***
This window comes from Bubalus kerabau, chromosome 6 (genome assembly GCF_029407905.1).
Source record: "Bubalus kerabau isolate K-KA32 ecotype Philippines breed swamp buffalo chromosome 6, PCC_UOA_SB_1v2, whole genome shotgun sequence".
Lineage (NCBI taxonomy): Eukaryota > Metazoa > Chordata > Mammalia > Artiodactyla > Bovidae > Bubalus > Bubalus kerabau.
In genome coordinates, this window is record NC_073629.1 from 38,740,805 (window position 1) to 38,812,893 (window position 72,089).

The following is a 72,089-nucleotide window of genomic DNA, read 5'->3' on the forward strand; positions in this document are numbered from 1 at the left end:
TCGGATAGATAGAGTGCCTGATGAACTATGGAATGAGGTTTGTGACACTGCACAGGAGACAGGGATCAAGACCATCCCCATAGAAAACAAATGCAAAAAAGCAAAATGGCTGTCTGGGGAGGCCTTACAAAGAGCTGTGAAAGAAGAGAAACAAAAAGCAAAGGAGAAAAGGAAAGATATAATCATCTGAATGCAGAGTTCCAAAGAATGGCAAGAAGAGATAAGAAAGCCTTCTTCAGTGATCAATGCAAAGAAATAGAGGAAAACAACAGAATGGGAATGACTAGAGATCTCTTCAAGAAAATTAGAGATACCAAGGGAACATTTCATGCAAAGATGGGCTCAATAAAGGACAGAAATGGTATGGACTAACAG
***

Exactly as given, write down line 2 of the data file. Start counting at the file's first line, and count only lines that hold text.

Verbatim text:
Source record: "Bubalus kerabau isolate K-KA32 ecotype Philippines breed swamp buffalo chromosome 6, PCC_UOA_SB_1v2, whole genome shotgun sequence".